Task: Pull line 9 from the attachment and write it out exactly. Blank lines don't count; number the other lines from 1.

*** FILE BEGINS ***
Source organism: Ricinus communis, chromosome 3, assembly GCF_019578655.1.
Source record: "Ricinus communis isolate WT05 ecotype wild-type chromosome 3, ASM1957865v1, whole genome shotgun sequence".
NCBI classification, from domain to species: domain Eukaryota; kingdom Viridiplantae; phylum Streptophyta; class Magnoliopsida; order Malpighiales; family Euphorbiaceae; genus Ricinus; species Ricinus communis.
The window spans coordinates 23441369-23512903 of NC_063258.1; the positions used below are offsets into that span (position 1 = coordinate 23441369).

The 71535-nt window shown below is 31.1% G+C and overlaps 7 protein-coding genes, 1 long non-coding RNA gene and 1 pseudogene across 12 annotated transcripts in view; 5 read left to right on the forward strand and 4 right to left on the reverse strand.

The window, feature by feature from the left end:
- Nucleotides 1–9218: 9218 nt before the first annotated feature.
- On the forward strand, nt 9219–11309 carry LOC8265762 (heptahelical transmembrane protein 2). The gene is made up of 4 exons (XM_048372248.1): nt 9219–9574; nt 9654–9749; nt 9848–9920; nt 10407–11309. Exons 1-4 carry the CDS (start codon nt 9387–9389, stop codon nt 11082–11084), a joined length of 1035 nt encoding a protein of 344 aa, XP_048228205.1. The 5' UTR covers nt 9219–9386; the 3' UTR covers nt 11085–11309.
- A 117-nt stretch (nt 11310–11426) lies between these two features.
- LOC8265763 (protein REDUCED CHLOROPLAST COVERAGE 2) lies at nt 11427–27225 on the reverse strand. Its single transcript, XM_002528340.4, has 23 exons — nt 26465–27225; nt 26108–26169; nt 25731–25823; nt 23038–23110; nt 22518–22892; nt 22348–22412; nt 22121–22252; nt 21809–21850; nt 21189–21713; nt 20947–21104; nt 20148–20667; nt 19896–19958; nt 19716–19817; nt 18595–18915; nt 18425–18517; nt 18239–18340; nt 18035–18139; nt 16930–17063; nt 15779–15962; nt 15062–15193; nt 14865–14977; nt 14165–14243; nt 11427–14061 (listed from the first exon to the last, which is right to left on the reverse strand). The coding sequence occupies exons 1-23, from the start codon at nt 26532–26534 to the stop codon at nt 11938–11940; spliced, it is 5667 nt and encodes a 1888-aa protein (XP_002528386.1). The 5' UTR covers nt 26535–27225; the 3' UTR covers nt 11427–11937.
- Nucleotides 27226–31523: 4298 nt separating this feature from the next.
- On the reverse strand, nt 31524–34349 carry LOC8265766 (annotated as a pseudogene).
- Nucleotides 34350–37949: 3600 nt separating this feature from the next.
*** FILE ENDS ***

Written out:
- A 117-nt stretch (nt 11310–11426) lies between these two features.